Tony Gonzales was that little kid who coerced his mom into dressing him like a cowboy throughout Elks Rodeo week. As a teen, he performed on the Elks Rodeo stage. As he came into adulthood, he continued supporting the rodeo through volunteerism. Through it all, he looked up to those old Elks honored on the grand marshal float as pillars in the community.
Now, it’s the kids looking up to Gonzales and Jay Turner, who will serve as co-grand marshals of the 78th Annual Santa Maria Elks Rodeo Parade. The parade along Broadway from Mill Street to Enos Street starts at 8:45 a.m. Saturday.
“Both of these gentlemen have played incredible roles in the success of our rodeo in the last several years. They remind me of the Clarence Minetti generation. They’re like the young Butch Simas. It’s amazing to see young folks step up and carry on the tradition that Clarence and Butch left for us,” said Elks Rodeo Chief Operations Officer Tina Tonascia.
Though Turner and Gonzales never worked together on the air, their shared respect is evident.
“I love Tony. I don’t know anyone who doesn’t love The Chief. He’s one of the nicest people I’ve ever met,” Turner said.
Tonascia said Turner and Gonzales have been particularly integral to the growth of the rodeo and its associated events in the years leading up to the COVID shutdowns.
“Their untiring efforts, no matter what we need, they’re there. Their contributions have been incredible. We wouldn’t be where we are today without their contributions,” Tonascia said.
To be mentioned in the same breath as Minetti and Simas is beyond the pale for Gonzales.
“It has been a lifelong dream to be a grand marshal in the Elks Rodeo parade,” Gonzales said. “I’m proud to be a Santa Marian. It was passed to me from people I grew up seeing and idolizing.”
Elks Rodeo week has been a lifelong love for Gonzales.
“I was that little kid who made my parents get up early Saturday morning to get our chairs on the parade route so we could sit right up front. When I was in high school, my parents would let me take the whole week off school so I could hang out at the rodeo, go to the dances, have a ball,” he said.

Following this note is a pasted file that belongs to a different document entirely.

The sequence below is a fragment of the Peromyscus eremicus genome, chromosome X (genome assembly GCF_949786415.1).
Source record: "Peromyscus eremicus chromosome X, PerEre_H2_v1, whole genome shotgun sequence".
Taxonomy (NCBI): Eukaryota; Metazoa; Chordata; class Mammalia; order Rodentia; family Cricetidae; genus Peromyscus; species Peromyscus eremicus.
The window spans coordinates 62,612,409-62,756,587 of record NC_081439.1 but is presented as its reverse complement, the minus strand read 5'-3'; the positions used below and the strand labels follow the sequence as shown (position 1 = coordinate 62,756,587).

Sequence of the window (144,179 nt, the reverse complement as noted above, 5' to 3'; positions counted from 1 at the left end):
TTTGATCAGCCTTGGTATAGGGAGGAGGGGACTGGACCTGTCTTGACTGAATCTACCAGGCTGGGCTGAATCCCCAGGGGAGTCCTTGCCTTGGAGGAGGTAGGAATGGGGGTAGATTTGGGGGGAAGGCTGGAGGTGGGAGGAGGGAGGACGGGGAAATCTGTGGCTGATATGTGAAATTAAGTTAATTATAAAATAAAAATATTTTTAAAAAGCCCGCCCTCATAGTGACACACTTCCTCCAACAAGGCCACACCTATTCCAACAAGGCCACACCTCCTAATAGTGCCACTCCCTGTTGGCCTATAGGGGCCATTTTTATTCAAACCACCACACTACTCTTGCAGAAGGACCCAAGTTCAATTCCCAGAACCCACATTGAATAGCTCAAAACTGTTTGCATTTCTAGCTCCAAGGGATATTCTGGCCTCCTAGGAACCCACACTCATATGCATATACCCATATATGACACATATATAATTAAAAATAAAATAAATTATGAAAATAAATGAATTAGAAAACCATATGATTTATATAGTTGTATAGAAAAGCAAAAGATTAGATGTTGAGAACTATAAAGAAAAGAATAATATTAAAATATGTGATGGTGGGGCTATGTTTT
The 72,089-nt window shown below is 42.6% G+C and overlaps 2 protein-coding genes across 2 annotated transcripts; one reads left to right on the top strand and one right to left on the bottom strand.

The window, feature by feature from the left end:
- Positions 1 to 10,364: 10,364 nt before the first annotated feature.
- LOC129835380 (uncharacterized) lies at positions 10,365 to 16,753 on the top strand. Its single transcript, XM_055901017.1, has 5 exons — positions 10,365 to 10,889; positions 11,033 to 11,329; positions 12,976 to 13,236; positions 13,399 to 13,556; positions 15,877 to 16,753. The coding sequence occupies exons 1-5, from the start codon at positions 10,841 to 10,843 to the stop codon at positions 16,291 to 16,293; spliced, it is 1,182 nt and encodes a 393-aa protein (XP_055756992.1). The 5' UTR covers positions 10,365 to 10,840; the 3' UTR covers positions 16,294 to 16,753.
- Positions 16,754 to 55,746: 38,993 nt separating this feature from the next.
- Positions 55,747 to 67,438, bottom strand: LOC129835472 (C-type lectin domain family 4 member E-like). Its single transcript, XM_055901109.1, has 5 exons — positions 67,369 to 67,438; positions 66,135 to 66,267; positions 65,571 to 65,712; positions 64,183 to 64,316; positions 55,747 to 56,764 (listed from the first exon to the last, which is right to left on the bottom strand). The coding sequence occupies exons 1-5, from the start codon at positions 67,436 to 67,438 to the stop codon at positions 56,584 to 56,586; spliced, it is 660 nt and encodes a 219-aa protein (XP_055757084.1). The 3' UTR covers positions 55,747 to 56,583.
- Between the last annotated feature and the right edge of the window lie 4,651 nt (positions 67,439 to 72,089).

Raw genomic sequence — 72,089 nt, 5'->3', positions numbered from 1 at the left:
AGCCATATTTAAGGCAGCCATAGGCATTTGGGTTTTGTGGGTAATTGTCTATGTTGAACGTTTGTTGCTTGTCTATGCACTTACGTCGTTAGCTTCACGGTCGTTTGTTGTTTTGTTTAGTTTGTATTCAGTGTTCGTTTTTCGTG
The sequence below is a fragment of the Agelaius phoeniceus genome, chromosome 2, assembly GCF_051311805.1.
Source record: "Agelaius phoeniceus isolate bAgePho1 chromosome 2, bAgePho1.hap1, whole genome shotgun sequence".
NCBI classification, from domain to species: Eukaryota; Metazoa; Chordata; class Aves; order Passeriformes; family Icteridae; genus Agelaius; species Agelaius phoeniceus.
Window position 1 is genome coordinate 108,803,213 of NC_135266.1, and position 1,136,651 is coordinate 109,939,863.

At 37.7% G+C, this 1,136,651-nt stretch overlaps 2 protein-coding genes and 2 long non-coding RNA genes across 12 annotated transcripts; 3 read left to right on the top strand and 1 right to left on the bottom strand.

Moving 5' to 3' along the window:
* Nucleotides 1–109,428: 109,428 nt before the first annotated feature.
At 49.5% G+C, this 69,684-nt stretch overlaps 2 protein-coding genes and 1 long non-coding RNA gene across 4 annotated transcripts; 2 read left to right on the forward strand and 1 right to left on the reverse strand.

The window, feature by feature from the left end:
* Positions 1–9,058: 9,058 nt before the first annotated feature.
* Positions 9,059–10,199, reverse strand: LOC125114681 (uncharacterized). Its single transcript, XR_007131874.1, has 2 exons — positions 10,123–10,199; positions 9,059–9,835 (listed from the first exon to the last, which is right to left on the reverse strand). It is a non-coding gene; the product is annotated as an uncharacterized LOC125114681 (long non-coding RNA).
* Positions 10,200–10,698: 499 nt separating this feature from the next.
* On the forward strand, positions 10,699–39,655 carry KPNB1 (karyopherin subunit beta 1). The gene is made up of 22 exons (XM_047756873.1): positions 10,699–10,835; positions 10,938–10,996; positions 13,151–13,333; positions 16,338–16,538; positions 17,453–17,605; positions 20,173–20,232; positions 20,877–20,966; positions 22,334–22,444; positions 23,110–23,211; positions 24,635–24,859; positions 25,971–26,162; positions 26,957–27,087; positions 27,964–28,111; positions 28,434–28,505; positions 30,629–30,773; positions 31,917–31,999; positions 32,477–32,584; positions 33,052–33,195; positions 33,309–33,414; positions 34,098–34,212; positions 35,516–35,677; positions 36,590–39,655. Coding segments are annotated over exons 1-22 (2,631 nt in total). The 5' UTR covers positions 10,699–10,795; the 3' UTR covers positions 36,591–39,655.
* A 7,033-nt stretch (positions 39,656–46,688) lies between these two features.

By the time he was 14, the fifth-generation Santa Marian was singing country music when Elks member and long-time rodeo head Ted Scott invited him to perform after some of the rodeo events.
“I met Tina Tonascia, Debbie Jeffers, the Righettis and Minettis and (Bobby) Acquistapace were all there. There’s this Mount Rushmore of Santa Maria where I see the Righettis, Minnettis, (Keith) Barks and Acquistapace. But the kids nowadays, Tina told me, they see me because I’ve been doing it so long. I’m honored to be able to look at the mountain with them. I’m pretty stoked. It’s pretty cool,” Gonzales said.
That same year, he caught the radio bug when local radio personality Andy Morris showed up at career day. Gonzales started hanging around KSMA, shadowing Jeff Harris and anyone else at the station who would give him something to do.
After broadcasting school, he joined the team at KDDB 92.5, a country station out of San Luis Obispo. Tom Keffury, long known as an on-air advocate for local causes, was his teacher, mentor, and boss. Within three months, Gonzales had been dubbed “The Chief” and was on the air overnights.
He wasted no time using his microphone for the good of community, and soon found himself dedicating his personal time as well.
“I love the parade and the bull riding and the dances are legendary, but the Minetti Mini Rodeo is my favorite because it’s 6,000 third-graders out there yelling and having a good time,” Gonzales said. “Rodeo represents family values. It’s all about America. It’s a sport you go to where they pray, they don’t kneel for the flag. It’s good, family fun and I don’t ever want to see that stop in Santa Maria.”
Gonzales ran the Elks Rodeo Mutton Bustin’ event, served as emcee for the annual Elks Beard-A-Reno, ran the rodeo media stage, led the business folks’ pony races, works his tail off as chairman for the Santa Maria Kiwanis candidate for Elks Rodeo Queen, and had no compunction about jumping into a clown outfit.
“First, it’s the kids: the money goes all to local youth, so that’s always been huge. We’ve sent kids to college who would never have been able to go without that financial support. We’ve supported youth activities throughout the community. Plus, rodeo was always that thing that came into town where they all knew your name, you had a great time and it was just great,” Gonzales said.
Now facing early onset Alzheimer’s disease, Gonzales says he knows his years are numbered. He’s retired from radio, and spending more time on the things he loves: family, making memories with his wife, Kori, and supporting his favorite local event.
“Kori and I had a talk and if I have 10 years left, I don’t want to stop rodeo as long as I can,” he said. “For me, if I can continue doing mutton bustin’ and be part of the rodeo all the way to the end, I’m there. It’s such a happy thing to me when you watch a child see a horse or cow for the first time. Elks Rodeo is the best thing in our town right up there alongside tri-tip barbecue.”